Statement in response to the passage of an $18 minimum wage by 2028 in Hawaii

The following is a statement from Rebecca Dixon, executive director of the National Employment Law Project, in response to the passage of an $18 minimum wage by 2028 in Hawaii.

Today, lawmakers in Hawaii approved a bill that would raise the state minimum wage to $18 by January 2028, marking a victory for underpaid workers in the Aloha State whose hourly wages have been stuck at $10.10 since 2018. The bill now goes to Governor David Ige, who is expected to sign it into law.

More than 192,000 workers (27 percent of the state workforce) will benefit from this policy,[1] including over 110,000 women and 168,000 workers of color.[2]

The National Employment Law Project (NELP) commends the leadership of Hawaii’s Senate and House. The Aloha State is making history by becoming the first state to adopt an $18 or higher minimum wage, leading a renewed push for more robust wages. California is likely to follow this November, when a similar policy goes before voters; and in New York, workers and advocates have launched a campaign to raise the wage floor to as high as $20 by 2025 in New York City, $18 in Long Island, and $16 in the rest of the state.

The pandemic has forced a reckoning in low-wage industries and throughout the economy. Some low-wage industries—such as the restaurant industry—have experienced an exodus as workers have left for jobs offering better pay and more job security.[3]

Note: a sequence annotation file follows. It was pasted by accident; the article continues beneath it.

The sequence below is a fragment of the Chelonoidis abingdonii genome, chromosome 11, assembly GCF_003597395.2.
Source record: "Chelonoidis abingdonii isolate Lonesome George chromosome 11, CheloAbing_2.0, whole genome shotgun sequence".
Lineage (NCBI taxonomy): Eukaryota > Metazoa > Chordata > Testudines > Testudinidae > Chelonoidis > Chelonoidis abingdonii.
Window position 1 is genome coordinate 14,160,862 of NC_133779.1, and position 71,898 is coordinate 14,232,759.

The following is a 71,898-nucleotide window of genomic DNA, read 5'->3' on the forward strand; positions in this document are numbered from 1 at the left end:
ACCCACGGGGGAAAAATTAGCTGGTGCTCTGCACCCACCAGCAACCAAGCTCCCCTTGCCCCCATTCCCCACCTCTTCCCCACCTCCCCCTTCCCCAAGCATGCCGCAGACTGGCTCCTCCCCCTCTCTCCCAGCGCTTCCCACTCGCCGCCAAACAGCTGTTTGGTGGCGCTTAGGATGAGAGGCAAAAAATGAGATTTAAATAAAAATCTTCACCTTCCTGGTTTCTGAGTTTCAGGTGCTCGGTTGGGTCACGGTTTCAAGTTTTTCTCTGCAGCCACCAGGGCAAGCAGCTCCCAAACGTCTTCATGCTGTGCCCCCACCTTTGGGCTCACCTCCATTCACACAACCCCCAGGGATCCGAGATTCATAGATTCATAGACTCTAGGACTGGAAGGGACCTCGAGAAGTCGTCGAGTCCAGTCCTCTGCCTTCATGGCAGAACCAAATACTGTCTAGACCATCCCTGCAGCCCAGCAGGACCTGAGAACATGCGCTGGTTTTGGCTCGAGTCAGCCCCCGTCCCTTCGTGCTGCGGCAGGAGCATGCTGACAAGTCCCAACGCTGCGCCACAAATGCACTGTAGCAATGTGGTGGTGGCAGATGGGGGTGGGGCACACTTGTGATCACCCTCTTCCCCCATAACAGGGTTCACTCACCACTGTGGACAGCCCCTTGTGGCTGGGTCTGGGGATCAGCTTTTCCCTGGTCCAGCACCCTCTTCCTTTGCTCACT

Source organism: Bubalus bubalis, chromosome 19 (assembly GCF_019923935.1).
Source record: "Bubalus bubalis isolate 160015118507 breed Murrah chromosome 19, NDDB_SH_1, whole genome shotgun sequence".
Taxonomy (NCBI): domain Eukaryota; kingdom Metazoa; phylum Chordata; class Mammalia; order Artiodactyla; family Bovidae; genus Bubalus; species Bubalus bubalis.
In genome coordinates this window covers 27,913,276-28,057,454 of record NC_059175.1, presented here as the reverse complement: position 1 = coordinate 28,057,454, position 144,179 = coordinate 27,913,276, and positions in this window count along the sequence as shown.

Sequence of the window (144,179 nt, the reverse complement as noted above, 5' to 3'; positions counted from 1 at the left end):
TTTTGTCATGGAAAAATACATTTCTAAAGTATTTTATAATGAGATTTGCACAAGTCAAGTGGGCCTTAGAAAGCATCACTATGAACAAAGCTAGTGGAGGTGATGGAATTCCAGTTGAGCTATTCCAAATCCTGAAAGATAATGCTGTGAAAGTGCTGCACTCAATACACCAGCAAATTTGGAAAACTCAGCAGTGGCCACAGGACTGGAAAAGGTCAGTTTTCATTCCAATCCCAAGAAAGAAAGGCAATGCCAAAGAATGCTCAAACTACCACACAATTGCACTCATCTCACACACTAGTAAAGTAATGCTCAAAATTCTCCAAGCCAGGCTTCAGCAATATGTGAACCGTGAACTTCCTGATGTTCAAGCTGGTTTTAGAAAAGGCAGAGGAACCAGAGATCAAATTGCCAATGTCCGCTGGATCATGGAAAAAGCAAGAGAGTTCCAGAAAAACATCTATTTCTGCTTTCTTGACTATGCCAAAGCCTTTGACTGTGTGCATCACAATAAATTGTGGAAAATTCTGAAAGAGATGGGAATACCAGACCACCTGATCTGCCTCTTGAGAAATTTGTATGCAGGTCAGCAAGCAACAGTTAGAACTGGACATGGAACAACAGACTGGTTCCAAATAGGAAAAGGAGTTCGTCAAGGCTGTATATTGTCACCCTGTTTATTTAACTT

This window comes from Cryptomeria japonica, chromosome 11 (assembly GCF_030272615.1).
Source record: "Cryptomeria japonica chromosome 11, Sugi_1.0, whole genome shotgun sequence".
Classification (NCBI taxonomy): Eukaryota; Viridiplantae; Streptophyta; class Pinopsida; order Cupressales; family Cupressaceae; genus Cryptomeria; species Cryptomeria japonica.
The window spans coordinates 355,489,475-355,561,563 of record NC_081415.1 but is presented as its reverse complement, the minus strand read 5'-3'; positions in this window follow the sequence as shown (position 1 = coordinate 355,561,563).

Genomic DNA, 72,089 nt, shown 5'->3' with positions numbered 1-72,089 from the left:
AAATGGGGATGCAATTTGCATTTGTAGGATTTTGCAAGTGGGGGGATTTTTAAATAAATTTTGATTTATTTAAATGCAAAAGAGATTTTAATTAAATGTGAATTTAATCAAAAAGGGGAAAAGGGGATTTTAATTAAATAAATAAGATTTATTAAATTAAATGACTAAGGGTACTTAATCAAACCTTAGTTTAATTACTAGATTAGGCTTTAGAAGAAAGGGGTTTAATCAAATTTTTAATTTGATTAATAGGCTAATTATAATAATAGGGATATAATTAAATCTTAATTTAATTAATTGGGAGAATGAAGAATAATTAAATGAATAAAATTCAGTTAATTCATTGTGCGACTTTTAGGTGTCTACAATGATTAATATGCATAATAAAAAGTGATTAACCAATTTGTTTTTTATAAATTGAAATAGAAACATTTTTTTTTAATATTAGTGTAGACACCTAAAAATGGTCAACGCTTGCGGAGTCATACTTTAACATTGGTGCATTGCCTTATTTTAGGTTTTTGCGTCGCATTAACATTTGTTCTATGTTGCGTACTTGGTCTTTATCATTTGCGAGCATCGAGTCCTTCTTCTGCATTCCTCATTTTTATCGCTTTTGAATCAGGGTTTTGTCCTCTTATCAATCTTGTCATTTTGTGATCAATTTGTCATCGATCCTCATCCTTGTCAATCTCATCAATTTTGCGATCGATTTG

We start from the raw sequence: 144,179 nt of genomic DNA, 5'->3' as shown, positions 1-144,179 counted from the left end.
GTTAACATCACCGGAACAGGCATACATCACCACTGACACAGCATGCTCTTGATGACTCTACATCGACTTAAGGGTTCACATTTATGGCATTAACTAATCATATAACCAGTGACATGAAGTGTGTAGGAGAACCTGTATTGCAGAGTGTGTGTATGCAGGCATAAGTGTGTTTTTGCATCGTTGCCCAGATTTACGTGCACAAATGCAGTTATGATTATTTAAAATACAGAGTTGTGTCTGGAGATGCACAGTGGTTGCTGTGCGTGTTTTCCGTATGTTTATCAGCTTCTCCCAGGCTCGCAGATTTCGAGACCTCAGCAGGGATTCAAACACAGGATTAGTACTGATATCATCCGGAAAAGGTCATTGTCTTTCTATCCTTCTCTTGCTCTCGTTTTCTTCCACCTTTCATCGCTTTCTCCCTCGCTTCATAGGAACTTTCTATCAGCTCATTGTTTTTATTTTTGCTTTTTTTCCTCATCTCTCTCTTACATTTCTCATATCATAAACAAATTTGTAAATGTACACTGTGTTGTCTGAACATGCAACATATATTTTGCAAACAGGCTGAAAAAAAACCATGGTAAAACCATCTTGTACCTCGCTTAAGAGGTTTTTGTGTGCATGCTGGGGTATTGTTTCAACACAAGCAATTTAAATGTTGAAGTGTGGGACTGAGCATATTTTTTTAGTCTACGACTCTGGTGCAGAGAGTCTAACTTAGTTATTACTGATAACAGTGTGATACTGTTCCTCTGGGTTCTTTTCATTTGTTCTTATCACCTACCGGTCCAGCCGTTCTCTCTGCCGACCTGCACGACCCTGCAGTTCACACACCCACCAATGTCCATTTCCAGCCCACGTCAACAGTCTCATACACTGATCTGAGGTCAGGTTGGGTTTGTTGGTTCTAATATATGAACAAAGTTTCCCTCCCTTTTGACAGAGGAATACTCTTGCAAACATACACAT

The pandemic has also emboldened workers, who have been organizing, demanding, and winning more. Workers at Amazon, Starbucks and other workplaces have been voting to form unions to win better pay and better work conditions. This—along with minimum wage victories since 2020—is evidence that workers will no longer accept poverty wages and poor working conditions. With prices rising at their fastest pace in 40 years, higher wages can’t wait!

[1] Estimate refers to workers earning under $15 per hour. An $18 per hour minimum wage is likely to have a substantially higher impact.

[2] David Cooper, Zane Mokhiber, and Ben Zipperer, “Demographic Characteristics of Hawaii Workers Who would Benefit if the Federal Minimum Wage were Raised to $15 by 2025” [table in spreadsheet], Raising the Federal Minimum Wage to $15 by 2025 would Lift the Pay of 32 Million Workers, Economic Policy Institute, March 9, 2021. Spreadsheet can be accessed at The full analysis can be accessed at

[3] One Fair Wage and UC Berkeley Food Labor Research Center, No Rights, Low Wages, No Service, September 2021,

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